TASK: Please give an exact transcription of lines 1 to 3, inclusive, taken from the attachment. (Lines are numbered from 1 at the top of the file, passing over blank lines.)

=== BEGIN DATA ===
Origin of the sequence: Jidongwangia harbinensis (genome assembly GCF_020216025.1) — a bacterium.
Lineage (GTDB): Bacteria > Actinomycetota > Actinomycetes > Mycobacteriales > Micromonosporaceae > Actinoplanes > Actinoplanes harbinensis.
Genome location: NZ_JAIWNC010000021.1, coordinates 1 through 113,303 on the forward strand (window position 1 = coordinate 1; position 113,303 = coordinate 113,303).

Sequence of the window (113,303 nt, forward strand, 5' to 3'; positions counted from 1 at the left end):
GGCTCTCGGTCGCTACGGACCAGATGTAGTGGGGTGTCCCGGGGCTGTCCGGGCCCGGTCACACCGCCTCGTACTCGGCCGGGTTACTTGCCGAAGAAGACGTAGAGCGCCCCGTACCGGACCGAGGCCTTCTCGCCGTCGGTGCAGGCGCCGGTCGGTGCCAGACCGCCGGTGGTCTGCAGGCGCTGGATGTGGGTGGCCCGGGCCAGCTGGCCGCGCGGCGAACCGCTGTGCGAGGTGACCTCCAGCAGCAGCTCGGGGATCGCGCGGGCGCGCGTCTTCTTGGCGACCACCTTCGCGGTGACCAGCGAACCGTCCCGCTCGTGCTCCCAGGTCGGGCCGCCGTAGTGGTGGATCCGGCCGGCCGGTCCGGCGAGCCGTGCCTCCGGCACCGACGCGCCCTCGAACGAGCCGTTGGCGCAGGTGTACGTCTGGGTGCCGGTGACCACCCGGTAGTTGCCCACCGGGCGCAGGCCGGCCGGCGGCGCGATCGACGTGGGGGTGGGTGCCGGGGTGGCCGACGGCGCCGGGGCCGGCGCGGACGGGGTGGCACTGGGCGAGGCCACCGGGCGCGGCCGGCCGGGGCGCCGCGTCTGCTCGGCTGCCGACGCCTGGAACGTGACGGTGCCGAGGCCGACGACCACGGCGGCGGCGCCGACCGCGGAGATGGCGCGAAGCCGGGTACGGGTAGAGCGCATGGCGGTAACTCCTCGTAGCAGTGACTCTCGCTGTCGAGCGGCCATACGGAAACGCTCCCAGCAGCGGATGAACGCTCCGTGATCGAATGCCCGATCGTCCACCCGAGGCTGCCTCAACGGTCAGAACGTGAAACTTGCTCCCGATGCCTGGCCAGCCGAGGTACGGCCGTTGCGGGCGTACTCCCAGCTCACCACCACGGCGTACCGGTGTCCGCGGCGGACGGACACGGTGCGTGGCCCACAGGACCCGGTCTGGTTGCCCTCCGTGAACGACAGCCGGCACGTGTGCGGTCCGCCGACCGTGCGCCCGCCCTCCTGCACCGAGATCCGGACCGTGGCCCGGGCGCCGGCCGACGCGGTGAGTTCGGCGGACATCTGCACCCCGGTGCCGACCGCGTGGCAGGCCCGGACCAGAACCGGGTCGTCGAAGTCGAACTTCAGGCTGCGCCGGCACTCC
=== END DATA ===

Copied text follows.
Origin of the sequence: Jidongwangia harbinensis (genome assembly GCF_020216025.1) — a bacterium.
Lineage (GTDB): Bacteria > Actinomycetota > Actinomycetes > Mycobacteriales > Micromonosporaceae > Actinoplanes > Actinoplanes harbinensis.
Genome location: NZ_JAIWNC010000021.1, coordinates 1 through 113,303 on the forward strand (window position 1 = coordinate 1; position 113,303 = coordinate 113,303).